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(Wired)   Not exactly Mr. Fusion, but close enough   ( divider line
    More: Interesting  
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19600 clicks; posted to Main » on 14 Feb 2004 at 2:15 PM (13 years ago)   |   Favorite    |   share:  Share on Twitter share via Email Share on Facebook   more»

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2004-02-14 03:25:33 PM  
The Georgia Guidestones

This link presented as a courtesy for people whose intarweb thingie didn't come with a search engine.
2004-02-14 03:25:41 PM  

But where is all this ethanol going to come from in the first place? They would have to factor that into the overall efficiency of this kind of power source.

It's going to come from US agriculture, specifically corn farmers. It states that right in the article. Go figure, I wonder how much money the farmers invested this time.

It's not a matter of what "fuel" to extract hydrogen from, its a matter of what the highest bidder wants to use.

Well, look at the bright side. At least our tax dollars can stop going to pay farming corporations to NOT grow crops.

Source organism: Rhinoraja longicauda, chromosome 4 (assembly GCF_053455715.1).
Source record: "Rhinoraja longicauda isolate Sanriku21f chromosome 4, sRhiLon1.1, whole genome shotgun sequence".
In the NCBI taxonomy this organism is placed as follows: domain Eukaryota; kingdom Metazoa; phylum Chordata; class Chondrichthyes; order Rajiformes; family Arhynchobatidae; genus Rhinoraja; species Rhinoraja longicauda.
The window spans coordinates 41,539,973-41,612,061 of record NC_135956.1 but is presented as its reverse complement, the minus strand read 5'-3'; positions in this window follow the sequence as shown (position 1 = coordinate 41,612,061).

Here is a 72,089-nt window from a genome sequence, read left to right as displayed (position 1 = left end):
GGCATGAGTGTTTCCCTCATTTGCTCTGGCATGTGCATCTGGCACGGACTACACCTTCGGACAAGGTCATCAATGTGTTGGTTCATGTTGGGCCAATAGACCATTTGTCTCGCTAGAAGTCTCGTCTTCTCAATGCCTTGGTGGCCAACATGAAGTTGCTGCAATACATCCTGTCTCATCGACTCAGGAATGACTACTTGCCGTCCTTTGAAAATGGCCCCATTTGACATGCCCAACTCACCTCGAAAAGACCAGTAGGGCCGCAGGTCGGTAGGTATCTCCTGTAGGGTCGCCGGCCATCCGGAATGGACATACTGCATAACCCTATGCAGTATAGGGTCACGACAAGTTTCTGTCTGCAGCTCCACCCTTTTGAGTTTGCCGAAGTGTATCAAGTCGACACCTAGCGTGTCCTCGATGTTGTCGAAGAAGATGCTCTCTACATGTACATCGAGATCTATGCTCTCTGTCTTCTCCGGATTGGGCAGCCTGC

2004-02-14 03:26:03 PM  
Arthen: Tell that to the drunk bastard doing the Funky Chicken after five martinis and half a bottle of Cuervo.
2004-02-14 03:26:50 PM  
No, ethanol is merely a way of transferring sunlight energy into stuff we can use. It doesn't neccessarily have to be produced using the energy-expensive (and oil reliant) means that we currently employ. A little less intensive of energy, a little more intensive of land area and labour, and bingo.
2004-02-14 03:27:35 PM  
OK please follow me it takes 1.2 times the amount of energy expended to produce ethenol than it release from burning . . . this is seperate from energy it recieves from the sun. This is from the amonia(natural gas) and pesticides(petroleum) required to grow it. Please think about it.
2004-02-14 03:30:33 PM  
Arthen: Then what do you suggest we do? Hmm?
2004-02-14 03:30:46 PM  
Ethenol is a waste of natural gas and petroleum. Using it pulls attention from viable alternatives, alternatives that we will need energy sources to impliment. Didn't you ever wonder why energy companies are so willing to promote it? It's simply a PR friendly avenue for fossil fuel use.
2004-02-14 03:32:03 PM  
I, for one, welcome our new corn-growing overlords.
2004-02-14 03:33:05 PM  
arthen. See my comment. Poke holes in it if you can. I'd love to see you.
2004-02-14 03:34:03 PM  
jwrebholz : Heh, I think the "doomsday stuff" does play a big hand in this. The US government has been supplying money and arms technology to mideast nations and groups for decades, namely Al Quaida\Osama Bin Laden and Iraq\Hussein. They were investments in oil.